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Research Papers

Forming Limit and Fracture Mode of Microscale Laser Dynamic Forming

[+] Author and Article Information
Ji Li, Huang Gao

School of Industrial Engineering, Purdue University, West Lafayette, IN 47906

Gary J. Cheng

School of Industrial Engineering, Purdue University, West Lafayette, IN 47906gjcheng@purdue.edu

J. Manuf. Sci. Eng 132(6), 061005 (Oct 19, 2010) (10 pages) doi:10.1115/1.4002546 History: Received November 05, 2009; Revised June 10, 2010; Published October 19, 2010; Online October 19, 2010

The microscale laser dynamic forming (LDF) process is a high strain rate microfabrication technique, which uses a pulse laser to generate high pressure by vaporizing and ionizing an ablative coating, and thus produces complex 3D microstructures in thin foils. One of the most important features of this technique is ultrahigh strain rate (typically 1067s1), which is theoretically favorable for increasing formability. However, due to the lack of measurement techniques in microscale and submicroscale, the formability of workpieces in LDF is hardly studied. In this article, experiments were carried out on aluminum foils to study the forming limits and fracture of thin films in LDF. The deformation depth was measured by an optical profilometer and the formed feature was observed using a focused ion beam and a scanning electron microscope. Meanwhile, a finite element model based on a modified Johnson–Cook constitutive model and a Johnson–Cook failure model was developed to simulate the mechanical and fracture behaviors of materials in LDF. Experimental results were used to verify the model. The verified model was used to predict the forming limit diagram of aluminum foil in LDF. The forming limit diagrams show a significant increase in formability compared with other metal forming processes.

Copyright © 2010 by American Society of Mechanical Engineers
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Figures

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Figure 1

Features formed by micro laser dynamic forming: (a) arrays of micro squares; (b) repeated hexagonal shapes

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Figure 2

Schematic setup of laser dynamic forming process

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Figure 3

A mold (mold 1) cut by FIB

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Figure 4

Calculated temporal distribution of laser shock pressure according to different laser intensity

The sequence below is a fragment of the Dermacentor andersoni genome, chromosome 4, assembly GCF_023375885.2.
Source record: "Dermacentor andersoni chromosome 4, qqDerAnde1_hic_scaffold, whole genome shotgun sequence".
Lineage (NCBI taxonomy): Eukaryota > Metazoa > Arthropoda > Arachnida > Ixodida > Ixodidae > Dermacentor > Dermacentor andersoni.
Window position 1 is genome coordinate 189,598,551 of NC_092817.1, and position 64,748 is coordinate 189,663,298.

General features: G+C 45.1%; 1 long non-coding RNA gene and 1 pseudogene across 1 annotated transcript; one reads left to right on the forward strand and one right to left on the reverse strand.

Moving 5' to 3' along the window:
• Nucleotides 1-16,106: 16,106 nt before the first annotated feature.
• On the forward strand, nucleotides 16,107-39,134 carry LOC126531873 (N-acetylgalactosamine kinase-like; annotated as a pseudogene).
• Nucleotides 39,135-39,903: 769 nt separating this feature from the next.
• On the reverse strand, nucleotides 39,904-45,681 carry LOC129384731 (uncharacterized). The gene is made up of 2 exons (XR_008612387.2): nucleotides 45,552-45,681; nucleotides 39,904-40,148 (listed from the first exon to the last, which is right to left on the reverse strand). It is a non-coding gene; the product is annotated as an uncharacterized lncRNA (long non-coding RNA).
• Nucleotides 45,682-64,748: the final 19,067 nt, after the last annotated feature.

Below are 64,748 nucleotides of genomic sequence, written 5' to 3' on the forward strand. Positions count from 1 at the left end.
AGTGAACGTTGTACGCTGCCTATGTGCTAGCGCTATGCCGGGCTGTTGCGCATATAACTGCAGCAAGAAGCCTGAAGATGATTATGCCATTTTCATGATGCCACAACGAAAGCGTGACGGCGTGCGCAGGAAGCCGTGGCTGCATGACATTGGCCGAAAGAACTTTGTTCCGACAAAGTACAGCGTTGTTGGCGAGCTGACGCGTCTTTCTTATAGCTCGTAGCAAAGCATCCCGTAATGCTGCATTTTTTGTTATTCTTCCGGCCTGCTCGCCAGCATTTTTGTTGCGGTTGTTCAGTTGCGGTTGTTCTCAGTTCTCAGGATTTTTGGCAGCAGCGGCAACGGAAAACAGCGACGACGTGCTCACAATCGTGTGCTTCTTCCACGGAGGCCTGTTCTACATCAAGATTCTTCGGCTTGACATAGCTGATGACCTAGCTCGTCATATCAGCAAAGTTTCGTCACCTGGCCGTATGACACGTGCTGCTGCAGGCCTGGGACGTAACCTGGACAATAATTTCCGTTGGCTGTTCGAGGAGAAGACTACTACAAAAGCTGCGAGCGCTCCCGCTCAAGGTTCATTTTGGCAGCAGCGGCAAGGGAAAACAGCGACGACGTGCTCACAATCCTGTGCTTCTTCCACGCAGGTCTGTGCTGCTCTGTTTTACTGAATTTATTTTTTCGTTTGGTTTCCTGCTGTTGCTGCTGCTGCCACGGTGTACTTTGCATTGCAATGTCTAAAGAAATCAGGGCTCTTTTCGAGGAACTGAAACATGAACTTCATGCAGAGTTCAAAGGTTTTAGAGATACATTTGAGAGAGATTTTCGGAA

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Figure 9

The cross section of deformed feature cut by FIB (4 μm foil, mold 2, laser intensity is 0.48 GW/cm2): (a) a SEM picture of the feature, (b) a focused view of the cross section, and (c) a simulated result of the cross section

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Figure 10

Comparison of measured and calculated cross section thickness variation at positions 1, 2, and 3 shown in Fig. 9 for 4 μm foil deformed in mold 2 by 0.48 GW/cm2 laser intensity

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Figure 11

Comparison of measured and calculated cross section thickness variation at positions 1, 2, and 3 shown in Fig. 9 for (a) 4 μm foil deformed in mold 1 by 0.34 GW/cm2 laser intensity, (b) 2.5 μm foil deformed in mold 1 by 0.16 GW/cm2 laser intensity, and (c) 2.5 μm foil deformed in mold 2 by 0.16 GW/cm2 laser intensity

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Figure 12

The cross section of fractured sample cut by FIB (2.5 μm foil, mold 1, laser intensity is 0.31 GW/cm2): (a) a SEM picture of the sample, (b) a focused view of the cross section, and (c) a simulated result of the cross section corresponding to (b)

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Figure 13

Comparison of measured and calculated cross section thickness variation at positions 1, 2, and 3 shown in Fig. 1

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Figure 14

Predicted FLD of a 4 μm aluminum foil in LDF

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Figure 15

Predicted FLD of a 2.5 μm aluminum foil in LDF

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Figure 8

Fractured sample (2.5 μm foil, mold 2, laser intensity is 0.31 GW/cm2): (a) simulated result and (b) SEM picture of the sample

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Figure 7

Comparison of measured and simulated relationships of laser intensity and deformation depth: (a) 4 μm thick foil deformed in mold 1, (b) 2.5 μm thick foil deformed in mold 1, (c) 4 μm thick foil deformed in mold 2, and (d) 2.5 μm thick foil deformed in mold 2

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Figure 6

Experimental data of laser intensity versus deformation depth of samples in LDF

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Figure 5

Typical deformed samples of aluminum foils. (a) A feature fabricated by LDF (foil thickness is 2.5 μm, laser intensity is 0.13 GW/cm2, and mold 1 is used). (b) A fractured feature (foil thickness is 2.5 μm, laser intensity is 0.27 GW/cm2, and mold 1 is used).

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